“I was a homeless teen and I joined military because I was hungry and cold. I knew I had to do something with my life. [One of my superiors said to me] ‘You can sit back and talk about what happened to you as a kid or you can lead by example.’ My husband and I now tell our kids three things as we’re ready to leave car to go to party: Use listening ears. Use kind words because hateful words never changed anything. But most important is to lead by example. Every one of us, if we lead by example, the world would be better place.”
— Robert Scheer founded Comfort Cases after his children came to his home from foster care with nothing more than trash bags to hold their possessions. Comfort Cases provides pajamas and other necessities to foster children. But his most important job, he said, is being a father to their four children, 11, 9, 8, 7.
On working: “I never wanted my children to think that I didn’t love working. I did have to work, but I love what I do, and I especially wanted my daughter to know that. But it turns out it was important for my son, too, because he would marry a woman who wanted to work.
I remember my daughter on my front porch crying, ‘Why can’t you be like other mothers?’ But I explained to her that nobody’s mother is normal. Everyone has her grievance about her mother. I love my children, live for my children, make career choices for my children. But one of my choices was that I was going to have a career. You have to be fulfilled. If you are fulfilled by taking care of children and not having outside work, I love that. But you are a mystery woman to me.”
On friends: “My women friends mean everything to me. I’ve certainly had male friends who really stepped up for my kids. But the women, we have been through so much now. We have decades of friendship. We were raising one another’s children. Motherhood is tribal. I remember a friend sitting me down during my divorce and she said ‘Pride is something you can’t afford anymore. You need us.’ ”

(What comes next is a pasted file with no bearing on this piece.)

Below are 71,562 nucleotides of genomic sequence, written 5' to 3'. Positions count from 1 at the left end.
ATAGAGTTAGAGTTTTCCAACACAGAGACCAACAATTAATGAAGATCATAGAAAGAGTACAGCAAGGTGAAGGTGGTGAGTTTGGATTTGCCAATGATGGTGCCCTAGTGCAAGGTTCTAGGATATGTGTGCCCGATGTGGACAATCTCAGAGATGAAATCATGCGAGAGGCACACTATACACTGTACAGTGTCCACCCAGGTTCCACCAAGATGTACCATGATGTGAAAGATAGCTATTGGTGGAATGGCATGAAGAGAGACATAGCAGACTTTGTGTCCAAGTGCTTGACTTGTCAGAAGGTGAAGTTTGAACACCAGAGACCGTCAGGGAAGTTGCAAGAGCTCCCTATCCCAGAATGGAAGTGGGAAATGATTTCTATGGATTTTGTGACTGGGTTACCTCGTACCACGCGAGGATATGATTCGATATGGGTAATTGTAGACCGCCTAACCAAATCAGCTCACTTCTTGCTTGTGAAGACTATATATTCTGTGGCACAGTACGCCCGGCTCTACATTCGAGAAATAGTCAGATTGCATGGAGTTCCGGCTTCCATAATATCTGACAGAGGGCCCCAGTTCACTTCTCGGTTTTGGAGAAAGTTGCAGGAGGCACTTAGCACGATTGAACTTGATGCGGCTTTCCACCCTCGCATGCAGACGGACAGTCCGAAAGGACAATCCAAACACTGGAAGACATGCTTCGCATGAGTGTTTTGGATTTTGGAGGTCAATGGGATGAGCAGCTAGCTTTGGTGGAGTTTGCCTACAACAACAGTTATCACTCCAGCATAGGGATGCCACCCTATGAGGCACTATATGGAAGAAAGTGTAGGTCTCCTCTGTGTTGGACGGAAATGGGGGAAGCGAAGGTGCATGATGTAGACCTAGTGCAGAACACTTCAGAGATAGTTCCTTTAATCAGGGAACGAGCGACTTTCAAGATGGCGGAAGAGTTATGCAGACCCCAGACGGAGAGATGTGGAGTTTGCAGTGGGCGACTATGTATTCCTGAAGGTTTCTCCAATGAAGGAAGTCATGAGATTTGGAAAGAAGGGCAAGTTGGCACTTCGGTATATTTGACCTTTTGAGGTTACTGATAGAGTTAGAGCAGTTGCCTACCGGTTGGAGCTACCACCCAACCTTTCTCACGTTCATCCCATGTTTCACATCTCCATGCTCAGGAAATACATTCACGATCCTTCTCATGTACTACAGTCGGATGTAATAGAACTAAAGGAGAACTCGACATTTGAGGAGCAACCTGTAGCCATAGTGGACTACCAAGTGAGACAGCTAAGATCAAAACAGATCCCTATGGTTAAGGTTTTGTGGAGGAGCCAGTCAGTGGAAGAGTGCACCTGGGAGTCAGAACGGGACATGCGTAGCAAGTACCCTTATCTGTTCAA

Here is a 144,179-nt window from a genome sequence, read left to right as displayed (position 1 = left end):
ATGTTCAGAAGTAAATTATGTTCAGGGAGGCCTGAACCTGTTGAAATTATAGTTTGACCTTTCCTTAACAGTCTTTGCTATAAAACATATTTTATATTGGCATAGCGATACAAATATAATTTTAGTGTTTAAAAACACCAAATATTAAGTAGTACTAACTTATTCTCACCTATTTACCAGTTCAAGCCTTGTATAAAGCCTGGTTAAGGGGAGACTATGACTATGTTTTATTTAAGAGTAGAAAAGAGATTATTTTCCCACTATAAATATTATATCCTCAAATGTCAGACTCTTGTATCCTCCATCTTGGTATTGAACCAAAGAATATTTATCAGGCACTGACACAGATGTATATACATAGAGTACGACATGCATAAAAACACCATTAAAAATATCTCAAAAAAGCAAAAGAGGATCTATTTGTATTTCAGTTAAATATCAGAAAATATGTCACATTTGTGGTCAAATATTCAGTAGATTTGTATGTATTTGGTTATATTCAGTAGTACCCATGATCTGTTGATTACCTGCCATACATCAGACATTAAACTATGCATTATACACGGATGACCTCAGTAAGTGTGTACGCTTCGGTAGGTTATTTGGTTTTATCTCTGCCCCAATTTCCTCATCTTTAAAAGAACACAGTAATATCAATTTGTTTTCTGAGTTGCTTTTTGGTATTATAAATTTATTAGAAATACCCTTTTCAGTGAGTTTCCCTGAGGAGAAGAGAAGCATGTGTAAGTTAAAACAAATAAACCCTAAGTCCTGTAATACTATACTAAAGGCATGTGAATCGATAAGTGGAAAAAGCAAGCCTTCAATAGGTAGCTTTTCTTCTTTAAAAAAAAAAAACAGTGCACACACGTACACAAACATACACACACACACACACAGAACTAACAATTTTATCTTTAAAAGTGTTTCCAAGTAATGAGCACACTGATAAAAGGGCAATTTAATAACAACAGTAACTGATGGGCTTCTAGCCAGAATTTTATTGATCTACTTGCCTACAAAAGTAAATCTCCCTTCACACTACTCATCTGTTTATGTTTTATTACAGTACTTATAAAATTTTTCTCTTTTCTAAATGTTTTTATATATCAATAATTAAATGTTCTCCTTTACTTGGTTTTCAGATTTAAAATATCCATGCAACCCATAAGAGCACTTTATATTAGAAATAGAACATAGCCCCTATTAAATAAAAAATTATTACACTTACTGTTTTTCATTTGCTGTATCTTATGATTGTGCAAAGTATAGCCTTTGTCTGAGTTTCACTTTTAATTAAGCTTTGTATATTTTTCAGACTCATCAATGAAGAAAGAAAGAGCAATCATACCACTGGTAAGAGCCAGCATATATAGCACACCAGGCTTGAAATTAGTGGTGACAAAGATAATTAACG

— Connie Schultz, syndicated columnist, professional in residence at Kent State University and mother to four grown children and five grandchildren.
“Being a dad and an entrepreneur, I often feel like there’s more to do than I ever seem to get done. So, I always come back to a simple statement: ‘Just do what’s next.’ While I see so clearly a beautiful future for my children, I do my best to enjoy one step at a time. It makes it all more manageable and meaningful. Just do what’s next.”
— Felix Brandon Lloyd, co-founder with wife Jordan, of Zoobean and Beanstack. The companies help libraries and schools encourage reading, facilitate summer reading programs and provide personalized book recommendations to families with young readers. Lloyd is also a former DC Teacher of the Year, Little League coach and most important, dad to Cassius, 6 and Florence, 3.